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Major Hemorrhage on Warfarin in Elderly Patients
Abstract & Commentary
By John P. DiMarco, MD, PhD, Professor of Medicine, Division of Cardiology, University of Virginia, Charlottesville. Dr. DiMarco is a consultant for Novartis, and does research for Medtronic and Guidant.
This article originally appeared in the July 2007 issue of Clinical Cardiology Alert. It was edited by Michael Crawford, MD, and peer reviewed by Rakesh Mishra, MD.
Synopsis: Stroke prevention among elderly patients with atrial fibrillation remains a challenging and pressing health concern.
Source: Hylek EM, et al. Major hemorrhage and tolerability of warfarin in the first year of therapy among elderly patients with atrial fibrillation. Circulation. 2007;115:2689-2696.
Recently, the importance of anticoagulation with warfarin in patients with atrial fibrillation and risk factors for stroke has been established in clinical trials and emphasized in recent guidelines. The major complication of anticoagulant therapy is bleeding, and there is always a risk/benefit ratio which must be considered whenever warfarin is prescribed. In this paper, Hylek and colleagues report an inception cohort study designed to define the rate of major hemorrhage in atrial fibrillation patients starting warfarin therapy. Patients were eligible for inclusion if they were over 65 years of age, had atrial fibrillation verified by an ECG, and were starting warfarin therapy, which would be managed by a single, onsite anticoagulation clinic. Patients were enrolled on the first day of warfarin and followed throughout the first year of therapy. The end points analyzed were: major hemorrhage, time to termination of warfarin, and physician reasons for discontinuation. For this study, a hemorrhage was considered major if it was either fatal, required greater than or equal to 2 units of packed red blood cells, or involved a critical site. Each patient was classified according to the CHADS2 scheme for known risk factors of stroke. Concurrent medications were obtained from electronic medical records. Use of over-the-counter agents, such as aspirin or nonsteroidal anti-inflammatory drugs was also recorded.
The study cohort eventually included 472 patients. Of these, 47% were female and 54% were over 75 years of age, with 153 patients (32%) over 80 years of age. With the use of the Outpatient Bleeding Risk Index, 95.3% were classified as intermediate risk and 4.7% as high risk for major hemorrhage with warfarin therapy. During the study, the following proportion of patient times were spent within the following INR ranges: 2.0 to 3.0 (58%), below 2.0 (29%), between 3.1 and 4.0 (11%), and 2% greater than or equal to 4.0.
During the first year after starting warfarin, major hemorrhages were noted in 26 patients (5.5%). These included: 9 intracranial hemorrhages, 11 gastrointestinal bleeds, one retroperitoneal bleed, one hemothorax after a fall, one ocular bleed, one hemarthrosis, and 2 nose bleeds severe enough to require transfusions. The major hemorrhage rate was 7.2 per 100 person-years, with a rate of intracranial hemorrhage of 2.5%. Increased age was associated with increased risk of bleeding. Patients 80 years of age or older had a bleeding rate of 13.1 per 100 person-years vs 4.75 for those under age 80. Several risk factors for hemorrhage were identified: INR range greater than or equal to 4, older age, and first 90 days after initiation of therapy. During the first year of therapy, warfarin was discontinued in 134 patients. Although perceived maintenance of sinus rhythm was the most common cause (65 patients), safety concerns led to discontinuation in many others, particularly in those 80 years of age or older. There was a strong correlation between bleeding risk and an elevated CHADS2 score, demonstrating an important overlap between risks for bleeding and stroke.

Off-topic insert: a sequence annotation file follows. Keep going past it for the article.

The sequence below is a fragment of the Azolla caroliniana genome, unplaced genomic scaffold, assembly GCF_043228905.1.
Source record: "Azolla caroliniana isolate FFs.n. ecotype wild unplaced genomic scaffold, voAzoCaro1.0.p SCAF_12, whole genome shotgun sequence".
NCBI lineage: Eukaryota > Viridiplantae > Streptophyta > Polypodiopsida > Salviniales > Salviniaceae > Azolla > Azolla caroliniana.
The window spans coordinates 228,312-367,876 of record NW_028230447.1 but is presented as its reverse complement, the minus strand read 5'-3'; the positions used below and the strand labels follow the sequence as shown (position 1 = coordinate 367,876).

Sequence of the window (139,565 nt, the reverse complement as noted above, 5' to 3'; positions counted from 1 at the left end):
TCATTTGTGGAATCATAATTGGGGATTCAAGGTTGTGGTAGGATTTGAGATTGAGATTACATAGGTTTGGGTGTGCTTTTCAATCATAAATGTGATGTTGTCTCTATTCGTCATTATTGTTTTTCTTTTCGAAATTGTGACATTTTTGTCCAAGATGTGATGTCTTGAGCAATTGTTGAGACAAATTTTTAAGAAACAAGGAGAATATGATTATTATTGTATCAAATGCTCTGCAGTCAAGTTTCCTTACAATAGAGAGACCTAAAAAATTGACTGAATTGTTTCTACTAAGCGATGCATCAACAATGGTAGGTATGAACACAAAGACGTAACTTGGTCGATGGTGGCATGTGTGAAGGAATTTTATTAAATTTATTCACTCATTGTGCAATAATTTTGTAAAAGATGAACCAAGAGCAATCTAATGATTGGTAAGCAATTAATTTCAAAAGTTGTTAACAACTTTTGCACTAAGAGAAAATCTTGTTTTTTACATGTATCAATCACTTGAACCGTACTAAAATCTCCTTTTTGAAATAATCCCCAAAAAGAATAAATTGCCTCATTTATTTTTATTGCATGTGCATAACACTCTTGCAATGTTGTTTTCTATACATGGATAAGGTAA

Hylek et al conclude that in general clinical practice, the risk of bleeding may be higher than has been estimated from prior randomized trials. These observations indicate that stroke prevention among the highest risk patients remains a challenge.
Stroke is the most serious complication of atrial fibrillation. Randomized clinical trials have clearly shown that warfarin decreases this risk by about 67% in an intention-to-treat analysis, and has an even greater effect in an on-therapy analysis. However, many of the patients studied in these trials had already tolerated warfarin for some period of time before enrollment, and patients thought to be at particularly high risk of bleeding were excluded. For some studies, this was more than 35% of the patients screened for participation. As a result, the annual rates of major bleeding were relatively low (1.4% to 4.2%) in these trials and in some other large scale trials in atrial fibrillation. In this paper, Hylek et al show that "real world" anticoagulation of elderly patients with atrial fibrillation is still a major clinical problem. By studying an inception cohort, they mimicked the situation when a clinician makes a decision to start warfarin therapy. Even though all patients were followed systematically by an experienced anticoagulation clinic, the major hemorrhage rate in the first year of therapy was 7.2%, and much higher in those patients 80 years of age or older. An important observation was the risk factors for stroke and for bleeding overlap, making clinical decisions even more difficult.
How should clinicians react to these data? Clearly both stroke risk and bleeding risk must be considered before starting anticoagulation. The need for concomitant drugs that might increase bleeding risk (eg, aspirin, anti-inflammatory drugs, other platelet inhibitors) must be evaluated at each visit and, in many cases, these drugs should be discontinued. Very careful monitoring to prevent excessive anticoagulation is needed, especially in patients over 80.